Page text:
By Christian Viveros-Fauné
By Miriam Felton-Dansky
By Tom Sellar
By Tom Sellar
By Jessica Dawson
By Tom Sellar
By R. C. Baker
By Tom Sellar
In every culture, the return of the racial repressed takes a distinct theatrical form. Onstage, the ghosts of unburied bigotries that haunt the social imagination can rise up to be confrontedor to be ritually dismissed. The style in which they appear depends on the imagery and attitudes with which a dominant culture remembersor hopes to forgeta shameful history of oppression.
Or so two disparate productions taking on the legacy of racial classification suggest: director Krzysztof Warlikowski's lugubrious meditation on the vanished Jews of Poland that came from Warsaw to BAM for a four-day run last week, and William Hamilton's well-meaning comedy about upper-crust white folks who wake up one morning to find they've become black. That the former is a somber if earnest affair that draws on such texts as Hasidic stories, the folkloric play The Dybbukby S. Ansky, and contemporary prose by the Polish-Jewish writer Hanna Krall, while the latter is a minstrelsy-inflected sitcom, makes sense given the histories and contemporary situations of Poland and the U.S. Despite their vastly different approaches, each work seeks to rouse local demons of difference.
Warlikowski's Dybbuk does so most literally, using the legend of a spirit who possesses a living person as a figure for Poland's relationship to its missing Jews. In the Ansky play, a young bride's beloved dies and takes up residence in her body when she is betrothed to another; in Krall's story, an American man who is the son of a Jewish Holocaust survivor from Poland struggles with the sense that he shares his body with a half-brother, the child his father had before the war, who died at age six in the ghetto. Warlikowski places the two tales next to each other in this highly presentational and ponderous production.
By William Hamilton
Century Center for the Performing Arts
111 East 15th Street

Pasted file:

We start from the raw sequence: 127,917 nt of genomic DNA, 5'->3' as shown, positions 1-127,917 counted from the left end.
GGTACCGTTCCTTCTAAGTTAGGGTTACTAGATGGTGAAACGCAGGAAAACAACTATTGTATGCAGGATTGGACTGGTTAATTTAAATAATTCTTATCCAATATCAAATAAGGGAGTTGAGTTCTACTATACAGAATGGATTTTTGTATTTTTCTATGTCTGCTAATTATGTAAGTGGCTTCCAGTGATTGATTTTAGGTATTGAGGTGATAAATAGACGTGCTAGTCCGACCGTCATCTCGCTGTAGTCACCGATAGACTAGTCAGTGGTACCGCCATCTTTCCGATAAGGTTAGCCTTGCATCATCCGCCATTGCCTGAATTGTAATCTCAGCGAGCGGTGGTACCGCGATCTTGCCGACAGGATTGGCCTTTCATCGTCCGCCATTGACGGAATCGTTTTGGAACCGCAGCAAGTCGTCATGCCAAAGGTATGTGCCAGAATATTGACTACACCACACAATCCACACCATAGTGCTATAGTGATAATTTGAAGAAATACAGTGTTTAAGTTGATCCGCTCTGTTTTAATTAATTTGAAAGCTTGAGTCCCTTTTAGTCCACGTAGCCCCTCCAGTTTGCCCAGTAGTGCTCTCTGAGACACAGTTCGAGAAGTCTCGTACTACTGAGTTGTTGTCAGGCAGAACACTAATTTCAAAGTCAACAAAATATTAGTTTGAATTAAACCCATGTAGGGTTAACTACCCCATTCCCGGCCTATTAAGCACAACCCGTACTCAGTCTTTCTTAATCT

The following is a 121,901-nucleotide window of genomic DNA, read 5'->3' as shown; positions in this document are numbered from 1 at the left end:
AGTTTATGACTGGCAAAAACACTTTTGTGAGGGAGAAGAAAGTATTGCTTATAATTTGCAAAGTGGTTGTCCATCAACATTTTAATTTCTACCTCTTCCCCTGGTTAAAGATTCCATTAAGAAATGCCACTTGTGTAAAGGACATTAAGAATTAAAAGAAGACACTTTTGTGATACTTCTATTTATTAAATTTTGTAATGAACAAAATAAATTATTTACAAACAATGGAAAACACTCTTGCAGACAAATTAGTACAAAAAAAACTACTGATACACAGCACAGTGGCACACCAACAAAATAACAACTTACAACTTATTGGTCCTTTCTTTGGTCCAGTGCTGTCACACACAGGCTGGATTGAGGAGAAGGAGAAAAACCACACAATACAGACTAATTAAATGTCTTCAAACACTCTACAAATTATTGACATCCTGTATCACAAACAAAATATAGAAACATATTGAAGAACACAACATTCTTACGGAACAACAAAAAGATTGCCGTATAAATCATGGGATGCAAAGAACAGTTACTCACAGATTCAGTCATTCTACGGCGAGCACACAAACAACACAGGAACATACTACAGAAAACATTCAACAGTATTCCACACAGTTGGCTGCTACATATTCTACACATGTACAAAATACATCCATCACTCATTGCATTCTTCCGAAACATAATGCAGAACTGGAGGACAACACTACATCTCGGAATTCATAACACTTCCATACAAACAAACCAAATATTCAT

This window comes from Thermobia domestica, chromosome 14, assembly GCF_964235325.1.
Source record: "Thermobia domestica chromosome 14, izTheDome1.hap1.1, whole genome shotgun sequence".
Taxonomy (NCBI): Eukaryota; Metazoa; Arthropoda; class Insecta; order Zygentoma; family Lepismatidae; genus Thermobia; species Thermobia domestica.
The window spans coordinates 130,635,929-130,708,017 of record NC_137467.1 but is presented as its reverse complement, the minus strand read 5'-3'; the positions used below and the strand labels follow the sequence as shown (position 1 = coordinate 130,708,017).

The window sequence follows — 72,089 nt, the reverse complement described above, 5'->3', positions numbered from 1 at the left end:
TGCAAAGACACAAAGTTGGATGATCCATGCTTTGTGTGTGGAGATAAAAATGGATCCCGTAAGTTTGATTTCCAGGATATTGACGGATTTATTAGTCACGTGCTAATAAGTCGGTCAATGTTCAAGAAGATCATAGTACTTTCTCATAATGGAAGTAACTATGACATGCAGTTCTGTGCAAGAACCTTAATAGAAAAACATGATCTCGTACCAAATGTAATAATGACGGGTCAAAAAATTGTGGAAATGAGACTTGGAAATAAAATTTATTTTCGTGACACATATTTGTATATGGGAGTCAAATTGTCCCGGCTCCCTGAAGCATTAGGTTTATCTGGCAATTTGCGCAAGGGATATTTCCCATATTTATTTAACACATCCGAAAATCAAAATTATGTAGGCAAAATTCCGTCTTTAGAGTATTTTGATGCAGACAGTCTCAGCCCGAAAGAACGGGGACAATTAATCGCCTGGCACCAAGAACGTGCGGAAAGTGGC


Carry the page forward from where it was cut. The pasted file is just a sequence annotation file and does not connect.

At 42, Warlikowski is part of the generation that is gradually coming to terms with the decimation of a vibrant cultural piece of their national heritage that they never knew. It's common for Poles his age to have grown up never even having heard that their country was once home to 3 million Jews, 90 percent of whom perished in the Holocaust, and almost all the rest driven out or underground in "anti-Zionist" purges of the 1960s. Works like his Dybbuk are part of a noble cultural movement of recovery.
To emphasize Jewish absence, Warlikowski casts the Israeli actor Orna Porat as the rabbi trying to exorcise the bride's dybbuk, and unlike the rest of the Polish-speaking cast, she speaks modern Hebrew. This is just one of many heavy-handed and incompletely thought-through devices. Warlikowski provides some arresting stage imagesthe bride's traditional circling of the groom at the wedding becomes frenzied dervishingbut the production sinks into sluggish self-absorption, appropriating a mishmash of Jewish material for an exploration that, in the end, is really about Poles.
Given America's habit of ridiculing issues it wants to resist, Hamilton's tone is aptly quite the opposite of Warlikowski's. The New Yorkercartoonist whose squiggly drawings of snooty aristocrats skewer upper-class pretentiousness every week, Hamilton seeks to laugh the very concept of race out of existence. He couldn't be more ably assisted by his top-notch cast, led by Julie Halston, Lynn Whitfield, and Reg E. Cathey (who has an especially uproarious turn trying out the new dance steps that enter his body once he has crossed the color line). The trouble is, the conceit quickly wears itself out. What really ought to be a one-act skit is stretched into two hours with predictable jokes and plot twists. The comedy starts to backfire when it leaves one's mind so much space to wander, and its plaintive fantasy of a world where people learn not to care about race gives way to thoughts of Cathey outside the theater trying to hail a cab home.